Norms, Command, and the ‘Combatant’s Trilemma’: Examining Law of War Compliance in Modern Conflict
In June 2005, a small team of U.S. Navy SEALs operating in Afghanistan was inadvertently discovered by local civilians, compromising their safety. Remarkably, the SEALs freed the civilians, likely leading to a Taliban attack that killed most team members hours later. The team’s restraint—and military restraint in general—often challenges our understanding of civilian victimization: Why did the members of that isolated team risk themselves to follow U.S. and international legal rules on “norms of restraint”?
My book examines this fundamental puzzle of modern conflict: Given the brutality of warfare, the blurring of “civilian” and “combatant” categories, armed groups’ frequent reliance on civilians, and the minimal enforcement of rules and the law of war on the battlefield, why do armed groups sometimes engage in restraint? And, importantly, can — and how — do norms influence military conduct on the battlefield?
Advancing current literature on civilian victimization, I argue that the violence and restraint executed by these actors can be understood through the interaction of two important factors: combatant norms and organizational command dynamics. Norms influence combatants and commanders as they balance civilian protection against two other principal values, military advantage and force protection—an often unresolvable balance I label the “combatant’s trilemma.” Additionally, the degree of control exerted by individual commanders over subordinates influences combatants’ use of force—a relationship I label “command control.” Together, these factors produce a “norm-command” framework for understanding violence and restraint. I show how these normative and organizational factors shape military conduct at the tactical, operational, and strategic levels.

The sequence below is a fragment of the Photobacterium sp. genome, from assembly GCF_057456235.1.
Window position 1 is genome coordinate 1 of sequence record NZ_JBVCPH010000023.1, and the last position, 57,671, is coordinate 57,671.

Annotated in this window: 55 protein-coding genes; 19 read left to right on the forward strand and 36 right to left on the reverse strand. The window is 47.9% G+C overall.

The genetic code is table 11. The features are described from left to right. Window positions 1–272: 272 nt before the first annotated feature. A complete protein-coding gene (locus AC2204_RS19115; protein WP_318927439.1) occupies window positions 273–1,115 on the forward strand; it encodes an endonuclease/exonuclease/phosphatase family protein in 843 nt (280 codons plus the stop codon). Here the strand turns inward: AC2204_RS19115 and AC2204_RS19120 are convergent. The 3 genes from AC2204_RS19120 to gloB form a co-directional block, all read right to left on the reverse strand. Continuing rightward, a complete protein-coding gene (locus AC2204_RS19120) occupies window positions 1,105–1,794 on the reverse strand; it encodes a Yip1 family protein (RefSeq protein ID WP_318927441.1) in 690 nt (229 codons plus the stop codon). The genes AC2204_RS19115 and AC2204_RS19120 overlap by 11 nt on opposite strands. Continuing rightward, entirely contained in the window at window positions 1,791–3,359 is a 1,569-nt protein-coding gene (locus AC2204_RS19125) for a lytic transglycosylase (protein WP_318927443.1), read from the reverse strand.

To test this framework, I use a multi-method research design examining the U.S. Army in its conflicts in Iraq (2003-2010) and Afghanistan (2001-2021), drawing on combatant behavioral surveys and survey experiments, interviews, quantitative analysis of an original dataset of U.S. Army war crimes prosecutions, and qualitative case studies. As this research shows, rules, laws, and policies alone are not enough to generate restraint on the battlefield: the protection of civilians requires a normative basis—one rooted within military command dynamics—to shape military conduct in war.